EWG News and Analysis
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EWG News Roundup (11/9): Voters Turn Back Trump’s Polluter Agenda, Eating Organic Slashes Cancer Risk, and More
As expected, the top news of the week was the midterm elections, in which voters across the nation issued a resounding rebuke of President Trump and his policies, including his pro-polluter agenda.
“President Trump was right,” said EWG President Ken Cook. “The election was a referendum on his presidency and policies, and the results are a disaster for his administration but good news for the American people.”
We also broke down a recent eye-opening study published in the prestigious Journal of the American Medical Association that shows frequently eating organic foods could significantly reduce one’s risk of developing cancer. The study, which tested 70,000 participants over four and half years, showed that those who adopted organic habits had a 25 percent reduced cancer risk.
Here’s some news you can use going into the weekend.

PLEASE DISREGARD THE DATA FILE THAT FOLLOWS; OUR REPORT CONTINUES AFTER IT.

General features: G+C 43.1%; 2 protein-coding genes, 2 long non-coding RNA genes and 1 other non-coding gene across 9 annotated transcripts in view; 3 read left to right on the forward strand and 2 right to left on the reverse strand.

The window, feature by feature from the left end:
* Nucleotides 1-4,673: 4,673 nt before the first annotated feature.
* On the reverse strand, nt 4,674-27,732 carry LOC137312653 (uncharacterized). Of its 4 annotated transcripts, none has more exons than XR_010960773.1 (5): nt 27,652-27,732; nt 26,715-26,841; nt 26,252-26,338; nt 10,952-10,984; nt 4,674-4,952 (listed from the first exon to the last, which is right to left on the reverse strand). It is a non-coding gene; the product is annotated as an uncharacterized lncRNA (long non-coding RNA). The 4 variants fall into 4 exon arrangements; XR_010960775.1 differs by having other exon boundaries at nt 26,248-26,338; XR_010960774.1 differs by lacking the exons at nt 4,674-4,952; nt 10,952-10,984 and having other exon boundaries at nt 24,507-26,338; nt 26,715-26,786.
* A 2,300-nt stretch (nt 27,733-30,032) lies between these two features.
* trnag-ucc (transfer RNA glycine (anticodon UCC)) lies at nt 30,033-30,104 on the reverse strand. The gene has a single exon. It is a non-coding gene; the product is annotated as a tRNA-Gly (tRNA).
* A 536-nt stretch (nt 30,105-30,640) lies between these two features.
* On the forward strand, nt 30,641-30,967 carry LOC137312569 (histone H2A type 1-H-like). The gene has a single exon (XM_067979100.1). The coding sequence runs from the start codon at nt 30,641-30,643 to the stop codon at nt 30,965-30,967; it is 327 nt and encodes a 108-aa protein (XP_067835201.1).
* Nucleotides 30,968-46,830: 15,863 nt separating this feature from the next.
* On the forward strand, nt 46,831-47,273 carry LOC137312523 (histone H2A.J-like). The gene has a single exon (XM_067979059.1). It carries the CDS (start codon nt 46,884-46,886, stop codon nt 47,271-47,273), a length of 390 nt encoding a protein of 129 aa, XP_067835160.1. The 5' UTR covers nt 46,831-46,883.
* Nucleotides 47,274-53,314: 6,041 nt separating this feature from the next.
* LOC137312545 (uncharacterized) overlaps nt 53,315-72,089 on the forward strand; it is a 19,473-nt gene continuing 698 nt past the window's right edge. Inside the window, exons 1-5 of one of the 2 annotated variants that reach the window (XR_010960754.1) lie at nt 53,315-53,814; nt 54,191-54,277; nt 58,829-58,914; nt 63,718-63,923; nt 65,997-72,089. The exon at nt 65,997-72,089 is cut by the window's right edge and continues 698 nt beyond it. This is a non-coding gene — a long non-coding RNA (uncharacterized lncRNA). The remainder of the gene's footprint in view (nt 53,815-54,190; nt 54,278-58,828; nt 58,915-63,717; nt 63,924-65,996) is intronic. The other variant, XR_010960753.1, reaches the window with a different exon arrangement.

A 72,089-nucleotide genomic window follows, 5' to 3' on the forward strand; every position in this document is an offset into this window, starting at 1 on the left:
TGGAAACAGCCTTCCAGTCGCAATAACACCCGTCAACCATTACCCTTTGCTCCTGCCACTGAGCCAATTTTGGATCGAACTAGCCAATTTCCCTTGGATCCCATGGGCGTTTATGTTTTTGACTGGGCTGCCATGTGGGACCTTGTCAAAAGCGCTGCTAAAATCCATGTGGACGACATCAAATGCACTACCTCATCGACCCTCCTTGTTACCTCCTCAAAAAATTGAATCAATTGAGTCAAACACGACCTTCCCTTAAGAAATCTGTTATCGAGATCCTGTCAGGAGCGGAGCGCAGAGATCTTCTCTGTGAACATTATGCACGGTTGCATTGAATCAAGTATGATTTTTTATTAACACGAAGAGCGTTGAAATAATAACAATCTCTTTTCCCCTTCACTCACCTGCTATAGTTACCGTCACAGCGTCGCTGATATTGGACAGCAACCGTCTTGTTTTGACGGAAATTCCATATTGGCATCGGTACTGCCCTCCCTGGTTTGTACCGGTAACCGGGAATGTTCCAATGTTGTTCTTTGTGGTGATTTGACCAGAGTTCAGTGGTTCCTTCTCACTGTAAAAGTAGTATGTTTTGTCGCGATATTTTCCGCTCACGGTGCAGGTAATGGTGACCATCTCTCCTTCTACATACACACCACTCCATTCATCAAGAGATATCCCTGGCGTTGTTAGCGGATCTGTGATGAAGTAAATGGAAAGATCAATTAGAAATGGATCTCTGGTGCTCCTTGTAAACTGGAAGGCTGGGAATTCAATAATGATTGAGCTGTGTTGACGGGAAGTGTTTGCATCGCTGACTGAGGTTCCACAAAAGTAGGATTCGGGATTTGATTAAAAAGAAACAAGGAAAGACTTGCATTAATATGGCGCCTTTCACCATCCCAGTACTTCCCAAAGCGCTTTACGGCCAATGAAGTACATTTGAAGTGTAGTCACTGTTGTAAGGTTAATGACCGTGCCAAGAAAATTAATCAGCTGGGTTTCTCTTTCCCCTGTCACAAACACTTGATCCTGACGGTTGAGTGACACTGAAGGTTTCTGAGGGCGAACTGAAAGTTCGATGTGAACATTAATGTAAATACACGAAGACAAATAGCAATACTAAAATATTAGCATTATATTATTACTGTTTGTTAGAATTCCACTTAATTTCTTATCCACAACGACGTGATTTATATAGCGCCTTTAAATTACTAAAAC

Environmental Protection Agency
In a statement reacting to the ongoing absence of the page, Ken Cook, president of the Environmental Working Group (EWG), said the situation is alarming – but also in keeping with the tenure of acting EPA administrator Andrew Wheeler, who took over from Scott Pruitt a few months ago.
As for the EPA’s new landing page saying, “We want to help you find what you are looking for,” Environmental Working Group (EWG) president Ken Cook argued, “Apparently they don't want to help very much.”
The results of the midterm elections are a repudiation of President Trump’s pro-polluter agenda that could not have come at a more critical time for the health and well being of every American, said EWG President Ken Cook.
The $305 million in subsidies was released in a report by the Environmental Working Group, which gets its data from the Department of Agriculture. Reprinted by Michigan Capitol Confidential.
In light of the recent reports by the Environmental Working Group (EWG) of finding traces of glyphosate in dozens of popular breakfast foods – especially those aimed at kids – two companies have committed to sharing the results of lab tests for the weed killer on their oat-based products.
Today we read in a report from the Environmental Working Group that there is Roundup to be found in cereals. Traces of glyphosate are found in mothers’ milk, according to a study commissioned by Moms Across America and Sustainable Pulse. Strange allergies and behavioral changes in children point to a lack of nutrients critical in formative years, according to the National Institutes of Health.